There have been numerous anecdotal accounts of the importance of host nutrition in the pathogenesis of trypanosomiasis in ruminants, although until very recently these have remained unsubstantiated. Thus, it has been frequently reported from the field that during the dry season trypanosomiasis becomes more severe when the quality and quantity of nutrition is particularly low. This has recently been investigated in The Gambia by offering supplementary feeding during the dry seasons to trypanosome-infected N'Dama cattle (Agyemang et al 1990; Little et al 1990). As a result of the supplementary feeding it was found that the severity of the disease, as judged by the degree of anaemia, was significantly reduced.

It is possible that diet may not only influence host resistance to either the initial infection or re-infection but may also affect the ability of the host to withstand the pathophysiological consequences of infection. Unfortunately, the few studies that have been conducted to examine these interactions in the past have often been unsatisfactory because of inadequate controls or poorly formulated diets. More recently attempts have been made to overcome these difficulties and a clearer picture of the interaction between host nutrition and the pathophysiological consequences of parasitic infections has started to emerge.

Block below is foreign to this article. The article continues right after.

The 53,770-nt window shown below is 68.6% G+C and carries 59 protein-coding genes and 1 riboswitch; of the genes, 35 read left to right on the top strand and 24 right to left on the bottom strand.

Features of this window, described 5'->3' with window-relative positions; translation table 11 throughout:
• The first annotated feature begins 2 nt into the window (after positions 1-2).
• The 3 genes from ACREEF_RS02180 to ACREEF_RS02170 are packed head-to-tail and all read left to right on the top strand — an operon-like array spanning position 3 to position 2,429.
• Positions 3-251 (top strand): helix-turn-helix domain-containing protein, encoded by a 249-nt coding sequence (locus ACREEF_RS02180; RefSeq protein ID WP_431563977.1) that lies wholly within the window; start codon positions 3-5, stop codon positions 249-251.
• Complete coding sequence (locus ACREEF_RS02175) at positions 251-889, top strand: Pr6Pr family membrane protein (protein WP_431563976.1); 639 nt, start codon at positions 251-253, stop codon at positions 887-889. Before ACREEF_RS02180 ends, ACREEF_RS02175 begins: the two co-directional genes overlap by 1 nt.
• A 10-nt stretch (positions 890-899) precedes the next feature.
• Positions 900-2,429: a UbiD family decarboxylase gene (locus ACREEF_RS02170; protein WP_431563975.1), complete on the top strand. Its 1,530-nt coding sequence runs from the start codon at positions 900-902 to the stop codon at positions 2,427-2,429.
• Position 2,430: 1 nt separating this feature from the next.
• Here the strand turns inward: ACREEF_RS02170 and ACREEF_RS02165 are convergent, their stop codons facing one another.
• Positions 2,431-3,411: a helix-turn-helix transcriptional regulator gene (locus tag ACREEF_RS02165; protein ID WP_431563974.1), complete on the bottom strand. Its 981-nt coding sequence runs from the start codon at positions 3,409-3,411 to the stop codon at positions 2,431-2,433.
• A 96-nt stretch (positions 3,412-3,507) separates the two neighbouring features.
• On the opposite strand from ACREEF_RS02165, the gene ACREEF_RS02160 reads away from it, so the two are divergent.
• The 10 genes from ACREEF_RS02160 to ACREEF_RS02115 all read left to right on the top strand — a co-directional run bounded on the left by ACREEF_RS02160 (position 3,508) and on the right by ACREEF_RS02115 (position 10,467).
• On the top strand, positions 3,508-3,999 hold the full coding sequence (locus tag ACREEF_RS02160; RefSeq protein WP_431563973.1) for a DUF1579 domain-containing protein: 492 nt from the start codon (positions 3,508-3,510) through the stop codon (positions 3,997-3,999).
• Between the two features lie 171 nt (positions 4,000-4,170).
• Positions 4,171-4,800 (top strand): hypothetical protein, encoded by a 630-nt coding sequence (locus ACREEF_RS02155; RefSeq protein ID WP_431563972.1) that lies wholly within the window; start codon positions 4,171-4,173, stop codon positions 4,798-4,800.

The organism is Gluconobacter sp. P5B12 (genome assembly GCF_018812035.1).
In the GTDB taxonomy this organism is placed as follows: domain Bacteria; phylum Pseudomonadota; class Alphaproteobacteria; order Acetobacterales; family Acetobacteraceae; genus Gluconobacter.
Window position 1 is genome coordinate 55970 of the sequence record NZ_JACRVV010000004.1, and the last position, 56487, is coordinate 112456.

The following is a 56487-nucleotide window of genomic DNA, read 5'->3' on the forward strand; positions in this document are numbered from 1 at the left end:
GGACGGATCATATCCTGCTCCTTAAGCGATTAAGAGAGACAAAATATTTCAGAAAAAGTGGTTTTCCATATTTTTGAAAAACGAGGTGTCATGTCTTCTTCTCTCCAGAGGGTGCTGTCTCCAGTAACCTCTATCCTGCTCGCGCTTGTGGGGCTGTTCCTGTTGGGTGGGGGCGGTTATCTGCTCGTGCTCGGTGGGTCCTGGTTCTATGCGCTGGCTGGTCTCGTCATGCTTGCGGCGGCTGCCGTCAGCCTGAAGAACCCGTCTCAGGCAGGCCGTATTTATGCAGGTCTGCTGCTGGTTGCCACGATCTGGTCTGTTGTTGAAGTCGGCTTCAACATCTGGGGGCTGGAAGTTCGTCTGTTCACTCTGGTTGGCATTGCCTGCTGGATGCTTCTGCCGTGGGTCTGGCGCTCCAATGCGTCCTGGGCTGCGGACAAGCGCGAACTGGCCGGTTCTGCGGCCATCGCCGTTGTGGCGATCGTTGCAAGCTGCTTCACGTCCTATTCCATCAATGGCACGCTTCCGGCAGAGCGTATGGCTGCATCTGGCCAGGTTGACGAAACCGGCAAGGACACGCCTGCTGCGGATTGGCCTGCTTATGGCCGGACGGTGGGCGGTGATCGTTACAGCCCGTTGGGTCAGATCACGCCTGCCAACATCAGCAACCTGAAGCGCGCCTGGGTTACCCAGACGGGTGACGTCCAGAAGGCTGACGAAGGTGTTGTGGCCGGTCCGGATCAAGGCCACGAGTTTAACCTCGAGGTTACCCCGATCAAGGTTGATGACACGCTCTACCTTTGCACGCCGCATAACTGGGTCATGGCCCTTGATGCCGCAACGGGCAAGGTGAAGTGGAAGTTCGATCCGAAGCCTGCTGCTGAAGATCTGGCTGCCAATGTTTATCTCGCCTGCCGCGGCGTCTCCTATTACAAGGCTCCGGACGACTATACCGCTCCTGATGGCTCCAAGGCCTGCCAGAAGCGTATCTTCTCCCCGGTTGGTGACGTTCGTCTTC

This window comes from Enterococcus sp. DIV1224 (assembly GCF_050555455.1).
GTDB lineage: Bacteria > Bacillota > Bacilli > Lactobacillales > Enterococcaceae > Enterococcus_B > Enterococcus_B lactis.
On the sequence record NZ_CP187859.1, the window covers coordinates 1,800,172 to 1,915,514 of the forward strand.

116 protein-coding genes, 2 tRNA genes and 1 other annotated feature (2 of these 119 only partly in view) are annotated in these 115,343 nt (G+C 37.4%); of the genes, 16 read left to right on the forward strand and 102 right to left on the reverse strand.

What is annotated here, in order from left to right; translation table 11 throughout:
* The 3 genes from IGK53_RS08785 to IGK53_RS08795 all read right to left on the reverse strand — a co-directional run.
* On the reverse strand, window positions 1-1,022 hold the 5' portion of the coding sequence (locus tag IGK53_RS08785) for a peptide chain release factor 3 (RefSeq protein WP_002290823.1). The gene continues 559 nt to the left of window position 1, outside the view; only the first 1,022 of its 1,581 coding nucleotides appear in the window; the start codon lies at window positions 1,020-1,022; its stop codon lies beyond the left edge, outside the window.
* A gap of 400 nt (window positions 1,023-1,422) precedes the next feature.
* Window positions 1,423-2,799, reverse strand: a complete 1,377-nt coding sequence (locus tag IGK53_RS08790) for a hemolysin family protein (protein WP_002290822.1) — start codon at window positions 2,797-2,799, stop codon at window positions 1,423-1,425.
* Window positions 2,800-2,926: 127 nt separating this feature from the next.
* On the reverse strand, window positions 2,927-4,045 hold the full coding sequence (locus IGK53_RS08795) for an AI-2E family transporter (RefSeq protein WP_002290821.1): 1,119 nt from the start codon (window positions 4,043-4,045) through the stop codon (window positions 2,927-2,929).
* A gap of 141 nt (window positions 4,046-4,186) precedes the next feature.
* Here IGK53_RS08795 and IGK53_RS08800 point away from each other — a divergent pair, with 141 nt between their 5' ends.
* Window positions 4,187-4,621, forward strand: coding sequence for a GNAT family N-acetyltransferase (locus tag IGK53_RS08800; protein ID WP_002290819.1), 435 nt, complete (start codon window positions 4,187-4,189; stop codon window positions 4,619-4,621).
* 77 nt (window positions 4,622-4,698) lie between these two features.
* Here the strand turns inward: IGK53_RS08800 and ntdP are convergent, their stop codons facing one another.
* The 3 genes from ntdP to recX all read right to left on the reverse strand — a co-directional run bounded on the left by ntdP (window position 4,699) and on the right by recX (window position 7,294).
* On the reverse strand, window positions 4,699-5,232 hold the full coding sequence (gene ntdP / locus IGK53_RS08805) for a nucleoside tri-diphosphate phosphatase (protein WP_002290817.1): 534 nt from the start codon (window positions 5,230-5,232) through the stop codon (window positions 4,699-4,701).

The present study was designed to investigate the influence of host nutrition on the pathogenesis of trypanosome infection in sheep.

Materials and methods

Experimental animals, feeding and housing

Male castrate lambs, aged six months, were purchased from a local hill farm in the west of Scotland. The basic diet consisted of a mixture of shredded sugar-beet pulp (SBP), barley siftings and a mineral/vitamin trace element mixture. Soya-bean meal (SBM) was added to the high protein (HP) diet only. The mean proximate analyses of the two diets are shown in Table 1.